Getting a loan for a small business has never been easy. But these days getting a small business loan from a bank has become almost impossible. This does not mean that banks won’t make loans to small businesses, but they are becoming increasingly rare. A recent Harvard Business School report noted the percent of loans to small businesses declined from 50 percent in 1995 to roughly 30 percent in 2012. While this has had a tremendous impact on small business finance, but just because you can’t get a small business loan doesn’t mean you have any options.
Noticing that most small businesses had a difficult time getting a loan, alternative finance has helped to fill the void. In fact, the same Harvard report noted that trends such as alternative finance and technology are helping more and more small businesses get the funds they need to grow.
The truth is that these providers better understand the needs of small businesses. In some cases, they can even write loans to businesses who have only been in business for as little as two or three months. These loans include merchant cash advances, inventory loans, and cash flow loans and the process to get approved is usually measured in days, not weeks. This is a big change from traditional bank loans which can take three weeks or more to get approval.
The one thing to remember with alternative finance options is that you should use short-term loans to fill short-term needs. This could include working capital for a big order, or a loan just to cover a temporary shortfall in your cash flow. Alternatively, longer-term needs should be financed by long-term loans. This could include loans to purchase a new piece of equipment which might take months or even years to repay.
Small Business Administration
Based on a report issued by the Small Business Finance Institute in 2015, the market for Small Business Administration Loans is growing. The report noted that SBA 7(a) loans were ticking upward in 2015 and while the full-year results have not been published, many analysts believe the trend looks set to continue in 2016 as well.
However, there are some challenges with SBA loans. First, the number of lenders is declining. Part of the reason is that some lenders can better process SBA loans compared to others. While this is not a bad thing, it does mean that competition amongst SBA loan providers is declining and this means that small businesses have less choice.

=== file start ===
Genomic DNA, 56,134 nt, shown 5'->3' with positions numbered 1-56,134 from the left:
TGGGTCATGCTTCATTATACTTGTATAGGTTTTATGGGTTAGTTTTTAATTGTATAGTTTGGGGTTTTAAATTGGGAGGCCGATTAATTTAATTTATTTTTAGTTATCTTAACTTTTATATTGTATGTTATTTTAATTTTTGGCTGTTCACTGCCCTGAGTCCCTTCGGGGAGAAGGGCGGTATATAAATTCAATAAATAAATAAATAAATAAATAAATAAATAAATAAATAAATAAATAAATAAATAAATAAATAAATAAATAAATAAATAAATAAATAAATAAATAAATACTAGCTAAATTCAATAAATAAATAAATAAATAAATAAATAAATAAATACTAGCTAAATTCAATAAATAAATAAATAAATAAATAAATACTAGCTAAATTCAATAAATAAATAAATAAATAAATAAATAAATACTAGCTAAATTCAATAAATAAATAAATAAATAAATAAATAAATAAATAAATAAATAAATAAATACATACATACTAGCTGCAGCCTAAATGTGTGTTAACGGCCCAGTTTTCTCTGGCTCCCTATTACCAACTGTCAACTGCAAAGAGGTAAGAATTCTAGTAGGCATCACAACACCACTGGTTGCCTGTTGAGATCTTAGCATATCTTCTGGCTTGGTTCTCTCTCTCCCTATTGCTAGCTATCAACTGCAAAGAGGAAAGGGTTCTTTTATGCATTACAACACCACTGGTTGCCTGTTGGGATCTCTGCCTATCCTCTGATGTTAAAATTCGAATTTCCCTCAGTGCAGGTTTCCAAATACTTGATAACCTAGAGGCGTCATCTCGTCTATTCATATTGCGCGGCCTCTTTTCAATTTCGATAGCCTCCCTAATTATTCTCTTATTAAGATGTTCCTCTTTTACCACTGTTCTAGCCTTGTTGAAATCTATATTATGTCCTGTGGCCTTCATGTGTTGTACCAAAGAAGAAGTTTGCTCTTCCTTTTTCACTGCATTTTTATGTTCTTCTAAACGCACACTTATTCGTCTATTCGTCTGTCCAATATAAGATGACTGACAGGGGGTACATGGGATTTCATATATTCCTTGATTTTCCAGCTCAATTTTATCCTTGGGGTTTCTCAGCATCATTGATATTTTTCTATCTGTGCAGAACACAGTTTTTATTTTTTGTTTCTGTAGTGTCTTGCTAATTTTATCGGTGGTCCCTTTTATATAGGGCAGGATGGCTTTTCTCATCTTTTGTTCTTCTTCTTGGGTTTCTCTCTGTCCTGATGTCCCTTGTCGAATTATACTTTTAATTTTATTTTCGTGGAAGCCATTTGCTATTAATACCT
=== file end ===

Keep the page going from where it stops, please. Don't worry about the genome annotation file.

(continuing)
Another downside with SBA loans is that the application process is extremely paper intensive. For most SBA loans, you will need to present a full business plan and this can take a significant challenge for a small business owner who is fighting to make ends meet.
So why are SBA loans an option? Despite the lengthy application process and the lack of choice, these loans are for small businesses and it make sense to consider them, especially for longer-term financing needs or loans of $150,000 or more.
While grants can be hard to find and are usually quite specific, they can be a useful option when you can’t get a loan. After all, grants are essentially free money and that is something you don’t want to overlook.
Two good places to search for grants are BusinessUSA and Grants.gov. Both sites are run by the government and they list hundreds of potential grants which are available for your business. You can also look to your state or local government for grants or other forms of investor tax credits. These can even include state programs which provide tax credits to investors in small or early-stage businesses.
Another thing to look at when you are considering grants are programs for technology development. This can be especially useful if your company is focused on advanced manufacturing or is a tech company of some sort. These programs can include grants for research on certain topics or opportunities to partner with universities to develop new technologies.
While banks are no longer the primary source for small business finance, other options have emerged. Remember to check out alternative finance companies, SBA loans, and even grants to see if you can get the funds you need to grow your business.